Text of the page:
Whereas it would seem that more emphasis was placed at times on the receptor tongue and culture the first time around, namely for example, rendering “Et cum spiritu tuo” as “And also with you,” a different balance is now being offered to our worship. English was the only major language which had dropped the reference to “the spirit” in that exchange of greeting; the German, Italian, French, Portuguese and Slavic languages all retained the more formal equivalent to the Latin original.
This may be a small thing, and I have appreciated the phrasing to which we have become accustomed, but the question remains: How do we pray in and with the church in a way which takes account of the particular individual congregation at prayer, on the one hand, and still retain a sense of unity with the larger worldwide church, on the other?
We have become accustomed over these 40 years to the direct Anglo-Saxon phrasing of our prayer at Communion, “I am not worthy to receive you ….” As a student of Scripture, however, I know that the simplicity of that phrase has lost the clear allusion to the words of the proud Roman centurion, begging for the healing of his servant and humbly admitting his unworthiness to have Christ “enter under his roof” (Mt 8:8; Lk 7:6).
Similarly, the reference in the third eucharistic prayer to a perfect offering “from east to west” masks the original biblical Latin “from the rising of the sun to its setting” which is in fact a direct citation from the prophet Malachi (1:11). What initially now sounds like mere geography is in fact praise which spans the entire day as well as the far stretches of the rotating globe.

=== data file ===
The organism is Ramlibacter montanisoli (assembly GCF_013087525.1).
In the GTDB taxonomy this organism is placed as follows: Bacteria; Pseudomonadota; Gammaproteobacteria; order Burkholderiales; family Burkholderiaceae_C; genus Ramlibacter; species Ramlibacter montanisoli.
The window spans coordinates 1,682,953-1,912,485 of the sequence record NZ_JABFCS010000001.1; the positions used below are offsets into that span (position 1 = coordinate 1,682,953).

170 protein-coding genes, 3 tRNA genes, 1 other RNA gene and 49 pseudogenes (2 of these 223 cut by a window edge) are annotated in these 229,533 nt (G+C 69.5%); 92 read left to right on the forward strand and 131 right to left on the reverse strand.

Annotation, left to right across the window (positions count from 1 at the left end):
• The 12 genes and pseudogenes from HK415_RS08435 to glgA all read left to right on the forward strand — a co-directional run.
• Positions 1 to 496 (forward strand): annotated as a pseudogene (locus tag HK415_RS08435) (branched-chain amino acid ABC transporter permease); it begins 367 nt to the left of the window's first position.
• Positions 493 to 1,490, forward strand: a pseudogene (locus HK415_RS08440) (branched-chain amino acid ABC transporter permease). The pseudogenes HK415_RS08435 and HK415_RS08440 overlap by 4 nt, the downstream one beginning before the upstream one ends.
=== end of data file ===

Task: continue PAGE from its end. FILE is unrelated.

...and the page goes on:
The more clearly those allusions can be preserved and expressed, the easier it will be, at least in my judgment, to pray with a sense of rootedness in the Scriptures and unity with the church universal. Those proposed clarifications will make our liturgical prayer more faithful to the admonition of the Second Vatican Council, namely that our prayer, preaching and catechesis should be expressed in biblical accents.
Once again, the question is preserving the balance between the imagery of the original and the manner in which it could be expressed in the new “receptor” tongue.
The new rubrics will also ask us to rise at the presider’s first invitation to prayer at the end of the preparation of the gifts, and to remain standing for our initial common response as well as for the presider’s prayer over those gifts. The principles are that the entire unit of public prayer should be spoken while standing, and that it should not be broken up by the congregation’s movement. That makes sense.
I have been very clear in stating my personal conviction that the new English translation of our Missal should take the time needed to be rendered in smooth and fine English, clear in revealing its biblical origins and easily understood by the people who gather for the Eucharist. The new basic rubrical adaptations, however, seem wise and helpful for public prayer.
I suspect that what we don’t always understand in our discussions and complaints is the simple fact that at this point in history we are immersed in the globalization of the church. There is a wider world, and we are not the center of it, nor should the whole world be held hostage by our American viewpoint on things. As Americans we certainly have something to offer, and our experience should belong to the larger world, too … and theirs to us.
Being in those magnificent ancient Roman basilicas last week, and hearing the cadences of so many different nationalities at their public prayer made me think of many things … the needs of the poor and oppressed, the terrible injustices which ravage lives, the great works of justice and charity everywhere … and the need for elegant prayer with and in the entire worldwide church. I also thought of my father who often said, “If you’re going to do something, do it right!”